Sony reveal PS5 details ahead of notable E3 absence

Category: News

Don’t expect it anytime in 2019, but the next PlayStation console is well on its way—and it’s packing ray-tracing support and a loadtime-killing solid-state hard drive.

The console wars are about to fire up for another generation kids.

With E3 just over a month away and details of one of Microsoft’s new consoles coming out less than 24 hours ago Sony have deemed it time to offer an exclusive to Wired detailing just how fantastic their yet to be named (it’ll be the PS5) console is going to be.

Mark Cerny, the PS4’s system architect cum game designer (he’s behind Knack & Marble Madness – one of those was good) is returning to spearhead the PR train revealing details most people could’ve surmised themselves.

The new PS5 will include backwards compatibility, a true first for the Sony console, 8K support (if you can throw A$10k at a TV), an AMD Ryzen 7nm Zen 2 based CPU as well as an AMD Radeon Navi GPU, a new 3D audio system and faster SSD system (probably PCIe 4.0 based) that was demonstrated loading a previously 15 second long section of last year’s Spider-Man in 0.8 seconds.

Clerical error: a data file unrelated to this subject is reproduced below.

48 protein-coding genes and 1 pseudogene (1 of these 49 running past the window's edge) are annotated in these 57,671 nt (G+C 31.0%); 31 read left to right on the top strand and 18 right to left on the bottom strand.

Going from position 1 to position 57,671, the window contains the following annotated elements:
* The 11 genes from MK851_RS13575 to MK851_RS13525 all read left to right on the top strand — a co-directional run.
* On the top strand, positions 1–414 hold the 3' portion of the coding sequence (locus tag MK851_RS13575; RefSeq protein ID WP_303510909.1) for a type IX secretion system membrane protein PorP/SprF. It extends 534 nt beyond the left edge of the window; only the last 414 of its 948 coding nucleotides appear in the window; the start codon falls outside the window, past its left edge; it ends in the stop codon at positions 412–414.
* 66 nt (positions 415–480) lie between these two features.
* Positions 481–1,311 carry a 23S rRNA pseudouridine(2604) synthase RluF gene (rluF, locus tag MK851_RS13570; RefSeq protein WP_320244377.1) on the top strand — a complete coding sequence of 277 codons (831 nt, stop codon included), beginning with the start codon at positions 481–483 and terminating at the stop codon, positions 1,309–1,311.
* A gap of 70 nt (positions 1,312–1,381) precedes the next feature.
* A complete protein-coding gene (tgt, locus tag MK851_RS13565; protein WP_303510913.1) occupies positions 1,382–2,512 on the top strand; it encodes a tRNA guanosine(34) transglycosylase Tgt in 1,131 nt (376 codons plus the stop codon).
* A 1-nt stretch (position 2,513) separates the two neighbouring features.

It seems like one of the major points Cerny was making centred around the new console’s ray-tracing abilities that he attributes to only being available in US$10k+ systems and a first for consoles when it comes to the PS5. Raytracing is a hard sell and something that engine makers will need to incorporate and support, which I’m sure Sony are working hard on to achieve, but just ask Nvidia how well that marketing tactic has gone with their RTX 20 Series launched last year. (Spoiler alert – not well)

Lastly the console is definitely not coming out until 2020 and even then not likely until October/November for the holidays. It will still have some form of physical media and for those of you thinking Death Stranding is coming out soon, they make a strong point it’s likely to be a PS5 launch title but you’ll get a shittier PS4 version as well to make you want to upgrade.

Source: Exclusive: What to Expect From Sony’s Next-Gen PlayStation